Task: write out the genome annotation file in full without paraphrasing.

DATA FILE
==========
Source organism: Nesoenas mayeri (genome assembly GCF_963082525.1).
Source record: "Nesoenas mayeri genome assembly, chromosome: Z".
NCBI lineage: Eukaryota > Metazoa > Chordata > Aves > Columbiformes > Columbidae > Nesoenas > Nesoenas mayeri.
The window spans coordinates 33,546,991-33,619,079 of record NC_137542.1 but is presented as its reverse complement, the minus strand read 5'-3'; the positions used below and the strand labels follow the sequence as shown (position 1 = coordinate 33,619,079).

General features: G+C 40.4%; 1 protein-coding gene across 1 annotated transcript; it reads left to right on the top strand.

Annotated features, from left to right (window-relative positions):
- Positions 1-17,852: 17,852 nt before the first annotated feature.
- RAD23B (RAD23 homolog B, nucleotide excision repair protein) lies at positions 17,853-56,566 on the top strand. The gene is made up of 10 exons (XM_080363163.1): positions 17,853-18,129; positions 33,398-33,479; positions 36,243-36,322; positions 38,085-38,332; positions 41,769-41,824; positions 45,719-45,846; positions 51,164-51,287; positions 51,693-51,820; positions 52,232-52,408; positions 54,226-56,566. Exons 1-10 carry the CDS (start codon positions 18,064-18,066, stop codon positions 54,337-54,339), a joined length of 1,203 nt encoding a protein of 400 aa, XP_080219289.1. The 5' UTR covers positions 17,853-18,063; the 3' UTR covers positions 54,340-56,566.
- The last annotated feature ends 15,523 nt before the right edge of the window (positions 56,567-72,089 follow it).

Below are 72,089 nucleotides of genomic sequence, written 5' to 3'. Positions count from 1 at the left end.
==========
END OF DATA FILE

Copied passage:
Source organism: Nesoenas mayeri (genome assembly GCF_963082525.1).
Source record: "Nesoenas mayeri genome assembly, chromosome: Z".
NCBI lineage: Eukaryota > Metazoa > Chordata > Aves > Columbiformes > Columbidae > Nesoenas > Nesoenas mayeri.
The window spans coordinates 33,546,991-33,619,079 of record NC_137542.1 but is presented as its reverse complement, the minus strand read 5'-3'; the positions used below and the strand labels follow the sequence as shown (position 1 = coordinate 33,619,079).

General features: G+C 40.4%; 1 protein-coding gene across 1 annotated transcript; it reads left to right on the top strand.

Annotated features, from left to right (window-relative positions):
- Positions 1-17,852: 17,852 nt before the first annotated feature.
- RAD23B (RAD23 homolog B, nucleotide excision repair protein) lies at positions 17,853-56,566 on the top strand. The gene is made up of 10 exons (XM_080363163.1): positions 17,853-18,129; positions 33,398-33,479; positions 36,243-36,322; positions 38,085-38,332; positions 41,769-41,824; positions 45,719-45,846; positions 51,164-51,287; positions 51,693-51,820; positions 52,232-52,408; positions 54,226-56,566. Exons 1-10 carry the CDS (start codon positions 18,064-18,066, stop codon positions 54,337-54,339), a joined length of 1,203 nt encoding a protein of 400 aa, XP_080219289.1. The 5' UTR covers positions 17,853-18,063; the 3' UTR covers positions 54,340-56,566.
- The last annotated feature ends 15,523 nt before the right edge of the window (positions 56,567-72,089 follow it).

Below are 72,089 nucleotides of genomic sequence, written 5' to 3'. Positions count from 1 at the left end.